02. Explain the concept of socket programming and their role in implementing servers, and apply Java mechanisms for socket programming to implement simple servers

In the lectures, the students are introduced to the concept of socket, how socket forms the basis for the client-server architecture. Students are introduced to Java supports for socket programming, and examples are provided to show how sockets/servers can be implemented. In the labs, students are given a number of simple protocols and are required to implement sockets to meet the requirements of those protocols. One of the aims is for students to gain an understanding of the basis on which servers, such as database servers and web servers, are built.

03. Explain design patterns and their importance in application developement, understand a number of selected patterns in detail and apply them to application development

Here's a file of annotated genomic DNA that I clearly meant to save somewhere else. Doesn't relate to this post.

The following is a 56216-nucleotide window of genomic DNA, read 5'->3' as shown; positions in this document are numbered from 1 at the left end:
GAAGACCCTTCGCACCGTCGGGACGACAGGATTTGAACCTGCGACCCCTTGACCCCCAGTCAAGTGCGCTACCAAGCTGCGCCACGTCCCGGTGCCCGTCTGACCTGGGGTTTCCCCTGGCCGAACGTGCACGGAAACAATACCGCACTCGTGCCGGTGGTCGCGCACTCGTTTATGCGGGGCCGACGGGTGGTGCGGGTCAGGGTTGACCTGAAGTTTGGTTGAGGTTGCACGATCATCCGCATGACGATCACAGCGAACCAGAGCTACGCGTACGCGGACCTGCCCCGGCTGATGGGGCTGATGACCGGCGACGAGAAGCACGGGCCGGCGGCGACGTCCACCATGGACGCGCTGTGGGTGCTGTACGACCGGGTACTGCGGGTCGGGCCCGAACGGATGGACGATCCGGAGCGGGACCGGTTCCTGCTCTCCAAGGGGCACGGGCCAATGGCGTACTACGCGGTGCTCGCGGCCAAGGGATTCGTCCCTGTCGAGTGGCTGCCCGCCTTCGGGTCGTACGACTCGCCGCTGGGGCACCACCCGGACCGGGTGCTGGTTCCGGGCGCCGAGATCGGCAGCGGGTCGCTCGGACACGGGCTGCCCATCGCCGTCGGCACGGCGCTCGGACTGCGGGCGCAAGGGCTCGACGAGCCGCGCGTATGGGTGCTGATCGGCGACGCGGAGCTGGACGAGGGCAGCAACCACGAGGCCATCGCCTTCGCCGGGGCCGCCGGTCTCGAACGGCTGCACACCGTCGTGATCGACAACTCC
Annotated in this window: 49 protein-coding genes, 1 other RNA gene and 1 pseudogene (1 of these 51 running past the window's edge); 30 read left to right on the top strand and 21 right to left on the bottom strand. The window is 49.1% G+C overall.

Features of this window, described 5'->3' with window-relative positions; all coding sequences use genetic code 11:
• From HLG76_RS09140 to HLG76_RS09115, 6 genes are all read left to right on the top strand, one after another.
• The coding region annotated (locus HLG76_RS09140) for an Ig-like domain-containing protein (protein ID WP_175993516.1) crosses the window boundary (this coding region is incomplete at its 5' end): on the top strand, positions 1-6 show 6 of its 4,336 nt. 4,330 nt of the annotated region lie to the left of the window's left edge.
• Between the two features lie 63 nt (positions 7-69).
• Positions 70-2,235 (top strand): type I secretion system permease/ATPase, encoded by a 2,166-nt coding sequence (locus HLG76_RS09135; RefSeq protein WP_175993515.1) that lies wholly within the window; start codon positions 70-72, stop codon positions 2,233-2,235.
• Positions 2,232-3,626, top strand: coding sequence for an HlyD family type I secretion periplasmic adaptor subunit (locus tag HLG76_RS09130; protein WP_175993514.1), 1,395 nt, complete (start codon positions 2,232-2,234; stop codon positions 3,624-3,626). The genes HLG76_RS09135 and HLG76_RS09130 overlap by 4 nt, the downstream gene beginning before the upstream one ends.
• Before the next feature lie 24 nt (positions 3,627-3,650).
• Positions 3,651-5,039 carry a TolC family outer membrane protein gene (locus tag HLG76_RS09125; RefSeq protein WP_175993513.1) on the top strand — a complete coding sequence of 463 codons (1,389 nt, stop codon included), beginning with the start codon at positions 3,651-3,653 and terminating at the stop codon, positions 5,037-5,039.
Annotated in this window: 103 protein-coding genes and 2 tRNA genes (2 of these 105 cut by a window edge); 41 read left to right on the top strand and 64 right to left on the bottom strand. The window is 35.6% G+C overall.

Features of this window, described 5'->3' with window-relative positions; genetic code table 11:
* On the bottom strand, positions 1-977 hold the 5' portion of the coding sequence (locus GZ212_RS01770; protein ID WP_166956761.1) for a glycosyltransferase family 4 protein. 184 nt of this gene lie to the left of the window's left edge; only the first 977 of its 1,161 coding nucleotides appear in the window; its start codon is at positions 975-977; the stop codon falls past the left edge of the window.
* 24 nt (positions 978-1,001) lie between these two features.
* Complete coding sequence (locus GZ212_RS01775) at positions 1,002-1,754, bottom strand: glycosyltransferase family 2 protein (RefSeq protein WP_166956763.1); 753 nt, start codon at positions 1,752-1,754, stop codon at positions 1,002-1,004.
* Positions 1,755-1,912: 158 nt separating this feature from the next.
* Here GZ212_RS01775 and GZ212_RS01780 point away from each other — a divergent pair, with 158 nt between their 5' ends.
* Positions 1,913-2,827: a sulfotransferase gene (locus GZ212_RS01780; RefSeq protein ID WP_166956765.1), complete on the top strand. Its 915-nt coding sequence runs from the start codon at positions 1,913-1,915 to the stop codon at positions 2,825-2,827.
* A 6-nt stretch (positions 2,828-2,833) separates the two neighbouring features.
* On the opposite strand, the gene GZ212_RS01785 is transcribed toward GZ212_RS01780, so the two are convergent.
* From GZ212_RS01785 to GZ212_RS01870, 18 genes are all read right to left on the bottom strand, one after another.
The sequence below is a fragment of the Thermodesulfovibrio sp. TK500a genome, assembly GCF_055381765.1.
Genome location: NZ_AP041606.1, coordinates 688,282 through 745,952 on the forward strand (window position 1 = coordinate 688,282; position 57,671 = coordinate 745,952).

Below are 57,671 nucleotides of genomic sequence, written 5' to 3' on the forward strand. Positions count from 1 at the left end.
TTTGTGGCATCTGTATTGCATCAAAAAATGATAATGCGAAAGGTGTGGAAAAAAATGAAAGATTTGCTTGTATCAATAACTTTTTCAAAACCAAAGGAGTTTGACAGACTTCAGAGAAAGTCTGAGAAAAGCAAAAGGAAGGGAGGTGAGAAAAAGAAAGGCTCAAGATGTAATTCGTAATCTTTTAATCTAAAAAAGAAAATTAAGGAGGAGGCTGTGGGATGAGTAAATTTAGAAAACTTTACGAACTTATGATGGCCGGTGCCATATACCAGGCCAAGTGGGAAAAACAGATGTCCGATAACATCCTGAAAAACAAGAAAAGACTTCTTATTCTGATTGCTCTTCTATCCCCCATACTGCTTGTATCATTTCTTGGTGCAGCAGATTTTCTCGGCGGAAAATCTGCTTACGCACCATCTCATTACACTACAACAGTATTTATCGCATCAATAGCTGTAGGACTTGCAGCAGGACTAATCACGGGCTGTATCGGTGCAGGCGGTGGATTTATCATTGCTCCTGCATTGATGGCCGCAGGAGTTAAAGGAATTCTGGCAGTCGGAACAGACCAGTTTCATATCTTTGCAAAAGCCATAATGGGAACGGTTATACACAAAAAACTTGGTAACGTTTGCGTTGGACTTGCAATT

Students learn the concept of design patterns, their history and wide-spread influences. Some patterns, e.g. the Singleton and Model-View-Controller patterns are studied in depth, with emphasis on the practical benefits and how they can be exploited for application development. Students practise using patterns that have been studied in depth for practical problem solving.

04. Apply JDBC technology to build databases and business logic layer which provides the required operational functionalities and enforces relevant business rules